Prince Oblonsky, Anna's brother and Dolly's husband, is a great guy to have at a party: he loves a good joke, he makes other people feel good about themselves, and he mingles with the best of them. Prince Oblonsky, however, is not such a great guy to go to if you need any kind of serious emotional depth. After all, after doing his best to arrange his own sister's divorce, he immediately starts imagining what kind of jokes he can make out of the whole thing to his society buds.
Oblonsky is an example of what you get when you have a character that's heavy on sentiment but light on real emotion. Consider Part 1, Chapter 11, when he gets choked up over Dolly's anger at him when he cheats on her. But in the same breath, he starts feeling for his mistress, the governess. He can't settle on any one feeling for very long, because none of his feelings are that meaningful:
Stepan Arkadyevitch was a truthful man in his relations with himself. He was incapable of deceiving himself and persuading himself that he repented of his conduct. He could not at this date repent of the fact that he, a handsome, susceptible man of thirty-four, was not in love with his wife, the mother of five living and two dead children, and only a year younger than himself. All he repented of was that he had not succeeded better in hiding it from his wife. But he felt all the difficulty of his position and was sorry for his wife, his children, and himself. Possibly he might have managed to conceal his sins better from his wife if he had anticipated that the knowledge of them would have had such an effect on her. He had never clearly thought out the subject, but he had vaguely conceived that his wife must long ago have suspected him of being unfaithful to her, and shut her eyes to the fact. He had even supposed that she, a worn-out woman no longer young or good-looking, and in no way remarkable or interesting, merely a good mother, ought from a sense of fairness to take an indulgent view. It had turned out quite the other way. (1.2.1)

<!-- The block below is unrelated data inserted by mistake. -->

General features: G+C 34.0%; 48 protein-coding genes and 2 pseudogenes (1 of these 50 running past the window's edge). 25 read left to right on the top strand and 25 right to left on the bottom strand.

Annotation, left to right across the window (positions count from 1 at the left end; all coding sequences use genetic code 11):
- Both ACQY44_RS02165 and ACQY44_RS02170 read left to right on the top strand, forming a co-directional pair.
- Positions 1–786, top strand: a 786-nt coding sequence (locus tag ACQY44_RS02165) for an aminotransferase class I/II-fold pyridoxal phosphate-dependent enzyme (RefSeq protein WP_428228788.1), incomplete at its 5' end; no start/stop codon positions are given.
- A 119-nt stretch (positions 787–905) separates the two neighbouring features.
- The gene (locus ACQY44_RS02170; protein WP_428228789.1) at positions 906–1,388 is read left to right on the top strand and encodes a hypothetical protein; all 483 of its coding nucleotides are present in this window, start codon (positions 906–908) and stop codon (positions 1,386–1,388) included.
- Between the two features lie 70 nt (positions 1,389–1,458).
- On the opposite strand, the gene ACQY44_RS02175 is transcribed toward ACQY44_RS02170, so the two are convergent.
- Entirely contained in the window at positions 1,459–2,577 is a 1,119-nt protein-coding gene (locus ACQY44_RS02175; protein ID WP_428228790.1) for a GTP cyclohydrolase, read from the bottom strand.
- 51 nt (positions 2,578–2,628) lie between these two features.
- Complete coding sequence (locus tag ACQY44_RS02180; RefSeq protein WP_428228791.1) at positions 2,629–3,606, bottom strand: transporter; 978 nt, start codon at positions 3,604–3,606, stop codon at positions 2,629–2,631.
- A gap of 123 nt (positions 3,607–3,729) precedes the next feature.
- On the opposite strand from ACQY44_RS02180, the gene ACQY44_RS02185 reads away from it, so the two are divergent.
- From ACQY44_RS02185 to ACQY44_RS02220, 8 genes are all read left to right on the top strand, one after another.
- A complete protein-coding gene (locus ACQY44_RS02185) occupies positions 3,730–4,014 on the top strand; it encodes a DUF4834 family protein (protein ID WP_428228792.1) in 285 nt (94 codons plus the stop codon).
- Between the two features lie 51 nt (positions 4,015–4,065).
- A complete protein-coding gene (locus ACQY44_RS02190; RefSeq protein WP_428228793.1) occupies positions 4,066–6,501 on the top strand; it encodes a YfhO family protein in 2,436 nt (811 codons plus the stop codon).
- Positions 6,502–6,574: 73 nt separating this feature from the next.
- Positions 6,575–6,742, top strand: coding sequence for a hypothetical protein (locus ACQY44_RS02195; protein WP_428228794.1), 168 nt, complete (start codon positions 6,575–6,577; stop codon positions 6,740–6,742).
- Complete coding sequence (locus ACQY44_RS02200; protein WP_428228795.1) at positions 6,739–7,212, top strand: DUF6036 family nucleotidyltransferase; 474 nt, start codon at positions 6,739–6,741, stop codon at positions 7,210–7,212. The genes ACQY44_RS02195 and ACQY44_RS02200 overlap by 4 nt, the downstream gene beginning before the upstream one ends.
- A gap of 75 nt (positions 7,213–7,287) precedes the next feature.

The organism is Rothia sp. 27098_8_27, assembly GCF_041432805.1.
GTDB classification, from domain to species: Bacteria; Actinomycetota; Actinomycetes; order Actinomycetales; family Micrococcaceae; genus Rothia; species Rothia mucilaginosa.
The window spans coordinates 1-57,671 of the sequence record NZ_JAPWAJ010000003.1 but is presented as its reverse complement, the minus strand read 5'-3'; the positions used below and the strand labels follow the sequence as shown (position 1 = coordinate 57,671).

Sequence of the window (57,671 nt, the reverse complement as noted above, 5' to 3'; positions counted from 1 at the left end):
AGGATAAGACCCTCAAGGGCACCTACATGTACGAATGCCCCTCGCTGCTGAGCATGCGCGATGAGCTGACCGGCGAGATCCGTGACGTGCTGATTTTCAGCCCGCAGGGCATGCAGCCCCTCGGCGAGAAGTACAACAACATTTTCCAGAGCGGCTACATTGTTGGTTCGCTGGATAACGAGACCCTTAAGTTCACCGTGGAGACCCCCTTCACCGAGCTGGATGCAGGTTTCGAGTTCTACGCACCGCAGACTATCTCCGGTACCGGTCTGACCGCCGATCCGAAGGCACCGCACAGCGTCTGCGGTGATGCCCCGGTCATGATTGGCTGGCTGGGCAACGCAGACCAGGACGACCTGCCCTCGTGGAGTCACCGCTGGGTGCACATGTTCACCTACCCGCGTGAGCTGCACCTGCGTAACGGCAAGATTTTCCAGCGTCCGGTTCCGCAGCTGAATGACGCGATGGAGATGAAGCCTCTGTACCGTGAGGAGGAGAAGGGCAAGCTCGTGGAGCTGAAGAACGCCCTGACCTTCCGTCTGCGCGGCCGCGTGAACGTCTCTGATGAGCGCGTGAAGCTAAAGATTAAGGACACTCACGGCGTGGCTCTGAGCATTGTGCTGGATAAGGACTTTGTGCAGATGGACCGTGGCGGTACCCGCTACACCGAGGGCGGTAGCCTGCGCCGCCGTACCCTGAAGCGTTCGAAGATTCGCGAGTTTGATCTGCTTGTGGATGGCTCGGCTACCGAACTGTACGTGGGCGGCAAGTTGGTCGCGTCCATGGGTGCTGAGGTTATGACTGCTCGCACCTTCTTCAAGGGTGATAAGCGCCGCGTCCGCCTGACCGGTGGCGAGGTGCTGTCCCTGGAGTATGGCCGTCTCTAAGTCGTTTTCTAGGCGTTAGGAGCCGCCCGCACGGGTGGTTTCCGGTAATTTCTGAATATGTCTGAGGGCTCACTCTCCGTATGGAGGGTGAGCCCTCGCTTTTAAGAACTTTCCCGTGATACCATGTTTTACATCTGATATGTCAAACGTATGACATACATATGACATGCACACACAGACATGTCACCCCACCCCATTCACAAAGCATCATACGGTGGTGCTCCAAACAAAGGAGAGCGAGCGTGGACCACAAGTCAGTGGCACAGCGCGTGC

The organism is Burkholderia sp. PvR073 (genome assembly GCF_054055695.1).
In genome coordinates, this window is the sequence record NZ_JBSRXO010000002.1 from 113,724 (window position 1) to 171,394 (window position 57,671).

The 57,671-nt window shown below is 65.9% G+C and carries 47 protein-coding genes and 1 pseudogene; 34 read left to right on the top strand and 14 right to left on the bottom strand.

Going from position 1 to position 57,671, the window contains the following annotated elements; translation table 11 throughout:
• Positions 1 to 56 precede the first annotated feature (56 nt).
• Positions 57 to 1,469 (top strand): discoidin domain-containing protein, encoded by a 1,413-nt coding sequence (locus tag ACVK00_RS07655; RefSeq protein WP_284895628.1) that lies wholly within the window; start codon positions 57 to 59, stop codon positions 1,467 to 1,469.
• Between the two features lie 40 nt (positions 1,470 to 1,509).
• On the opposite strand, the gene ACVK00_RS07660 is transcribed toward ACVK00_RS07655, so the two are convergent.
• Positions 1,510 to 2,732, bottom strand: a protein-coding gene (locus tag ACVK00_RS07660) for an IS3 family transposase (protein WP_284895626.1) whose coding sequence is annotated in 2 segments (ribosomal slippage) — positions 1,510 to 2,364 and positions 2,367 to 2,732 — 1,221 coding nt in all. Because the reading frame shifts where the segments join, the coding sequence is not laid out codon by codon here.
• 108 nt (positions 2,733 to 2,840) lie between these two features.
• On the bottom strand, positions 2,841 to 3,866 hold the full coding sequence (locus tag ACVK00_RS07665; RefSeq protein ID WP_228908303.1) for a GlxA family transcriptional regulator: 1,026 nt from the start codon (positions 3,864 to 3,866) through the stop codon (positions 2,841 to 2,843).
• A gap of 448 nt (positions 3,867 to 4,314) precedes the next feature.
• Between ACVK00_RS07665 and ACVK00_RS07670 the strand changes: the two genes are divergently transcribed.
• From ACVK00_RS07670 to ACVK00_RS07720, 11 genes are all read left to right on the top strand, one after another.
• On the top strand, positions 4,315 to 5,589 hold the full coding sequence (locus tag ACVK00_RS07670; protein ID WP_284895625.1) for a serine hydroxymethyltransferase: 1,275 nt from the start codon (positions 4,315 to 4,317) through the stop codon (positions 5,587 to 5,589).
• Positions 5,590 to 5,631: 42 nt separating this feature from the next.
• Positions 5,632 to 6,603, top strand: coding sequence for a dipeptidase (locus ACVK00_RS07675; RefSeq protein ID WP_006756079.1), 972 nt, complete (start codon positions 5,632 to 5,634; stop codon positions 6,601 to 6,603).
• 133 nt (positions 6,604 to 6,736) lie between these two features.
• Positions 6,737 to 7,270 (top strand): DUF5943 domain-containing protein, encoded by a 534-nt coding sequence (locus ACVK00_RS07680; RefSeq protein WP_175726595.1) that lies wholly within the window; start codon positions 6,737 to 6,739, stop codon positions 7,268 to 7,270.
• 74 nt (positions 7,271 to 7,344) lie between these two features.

Nothing particularly bad happens to Oblonsky, despite all of his adultery—he gets the job that he had been hoping for at the end (in Part 8, Chapter 2), and he and his wife continue their dysfunctional marriage. It's only characters with real emotional depth that change over the course of the novel—for better or for worse.
Oblonsky's character is fixed, which is what makes him such a great contrast for characters like Anna and Levin. It all comes down to literary algebra: it's much easier to measure a variable (i.e., a character who changes) when you've got a constant (i.e., a character who stays the same). Because Oblonsky doesn't change over the course of the novel, we're forced to wonder, why can he sleep around without ruining his life, unlike Anna? Why does his adultery not hurt his career at all, while Karenin's cheating wife ruins Karenin's career? Minor characters like Oblonsky serve as comparisons to major characters, so we can see their issues even more clearly.